“Yes, and” generates while “no, but” stifles. This is a fundamental principle of improv and of design thinking here at the d.school. But it raises a question: Does critique have a role in design thinking?
I say, “yes … and.”
In my time as a fellow, I’ve learned critique has a unique and valuable role in design-thinking work. But sometimes -- especially when negatively delivered -- it can be hard to accept and process. To that end, I have put together some processes of my own to make seeking, accepting and processing critique a bit easier.
First, it’s important to show your work to people even when you are relatively sure that they don’t know anything about the topic around which you are working. It’s also valuable -- even before you’re ready -- to practice your presentations in front of these people, and test your ideas out on them.
Then, when you’re done, accept their feedback no matter how it is given. It may help to prime both the person you are receiving the feedback from and yourself for this part of the process. You can do this by reviewing “yes and” with them before you begin. It can also be helpful to frame their feedback as a gift, thanking them for it before they begin. Both of these methods help to start the feedback process with an eye towards being generative and thankful.
We regularly go through this process as a fellows cohort. Each of us practice presentations, pitches and designs with one another, and then we give and get feedback from everyone in the group. Doing this has helped me discover that feedback has multiple layers, and that it’s important to get beyond the surface level of “I liked it, nice work”. Equally important is going beyond any initial defensiveness on the part of the presenter. Both layers must be drilled through in order to get to deep insights. Here’s a tool I have used to achieve this:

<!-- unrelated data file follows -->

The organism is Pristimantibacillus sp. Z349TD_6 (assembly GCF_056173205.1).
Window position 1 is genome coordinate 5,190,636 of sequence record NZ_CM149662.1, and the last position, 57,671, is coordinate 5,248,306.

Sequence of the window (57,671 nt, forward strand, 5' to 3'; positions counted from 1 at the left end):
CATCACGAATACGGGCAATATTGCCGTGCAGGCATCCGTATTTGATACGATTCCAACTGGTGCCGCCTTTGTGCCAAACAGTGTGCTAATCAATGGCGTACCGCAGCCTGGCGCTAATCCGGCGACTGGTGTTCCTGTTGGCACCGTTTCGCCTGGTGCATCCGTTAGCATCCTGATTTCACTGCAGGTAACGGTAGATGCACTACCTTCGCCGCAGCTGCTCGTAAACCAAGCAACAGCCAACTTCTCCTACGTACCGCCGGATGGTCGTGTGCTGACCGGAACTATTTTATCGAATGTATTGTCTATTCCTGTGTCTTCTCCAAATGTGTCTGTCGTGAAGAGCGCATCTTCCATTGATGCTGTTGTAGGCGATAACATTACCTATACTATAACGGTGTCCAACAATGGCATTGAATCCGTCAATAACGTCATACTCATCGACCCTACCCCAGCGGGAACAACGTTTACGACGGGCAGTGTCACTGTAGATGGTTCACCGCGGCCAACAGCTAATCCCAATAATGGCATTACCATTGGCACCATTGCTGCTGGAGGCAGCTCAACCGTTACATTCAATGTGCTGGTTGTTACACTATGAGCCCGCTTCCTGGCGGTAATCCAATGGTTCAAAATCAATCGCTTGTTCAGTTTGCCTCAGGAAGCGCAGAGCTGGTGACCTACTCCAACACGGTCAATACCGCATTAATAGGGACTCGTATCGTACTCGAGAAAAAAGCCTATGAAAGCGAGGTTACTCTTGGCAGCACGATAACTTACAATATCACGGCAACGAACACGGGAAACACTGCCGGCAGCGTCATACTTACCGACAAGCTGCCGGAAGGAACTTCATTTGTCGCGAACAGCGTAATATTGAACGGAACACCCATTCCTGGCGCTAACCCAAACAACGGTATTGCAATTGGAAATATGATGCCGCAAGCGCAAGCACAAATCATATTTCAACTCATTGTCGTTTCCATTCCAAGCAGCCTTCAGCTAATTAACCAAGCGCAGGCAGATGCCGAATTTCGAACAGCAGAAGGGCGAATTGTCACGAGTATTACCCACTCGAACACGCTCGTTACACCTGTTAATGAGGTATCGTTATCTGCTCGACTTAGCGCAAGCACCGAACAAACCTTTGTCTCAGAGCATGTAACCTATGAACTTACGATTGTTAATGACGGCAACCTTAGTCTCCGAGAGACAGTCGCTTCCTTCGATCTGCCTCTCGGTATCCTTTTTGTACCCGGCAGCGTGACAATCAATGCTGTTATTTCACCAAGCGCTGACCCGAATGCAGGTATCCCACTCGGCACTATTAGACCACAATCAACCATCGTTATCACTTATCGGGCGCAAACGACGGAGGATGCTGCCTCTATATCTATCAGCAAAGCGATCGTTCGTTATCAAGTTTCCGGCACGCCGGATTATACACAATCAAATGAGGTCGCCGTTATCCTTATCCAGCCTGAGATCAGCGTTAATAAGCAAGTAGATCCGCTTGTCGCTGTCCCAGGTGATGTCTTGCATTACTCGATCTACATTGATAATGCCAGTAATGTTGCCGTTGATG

Give everyone a pad of Post-it notes and ask them to answer just three questions:
What stood out? What surprised you? What didn’t you get?
The next step is up to you, the one receiving feedback. I like to set aside time to take a hard look at the feedback I’ve received. How does it map to your communication goal, and what did you communicate that you may not have intended? Did different things stand out for different listeners? Did the point you intended come through? Was there an even more profound point that you did not realize you communicated?
As for surprise, this is the key to making your design or presentation memorable. A presentation without a surprise fails to be memorable. And, if you confused people or they did not make a connection, you’ve got the clear message to simplify and tighten things up.
You may find that, in your work, with a little bit of discipline and focus, receiving critique just might be the best part of the process.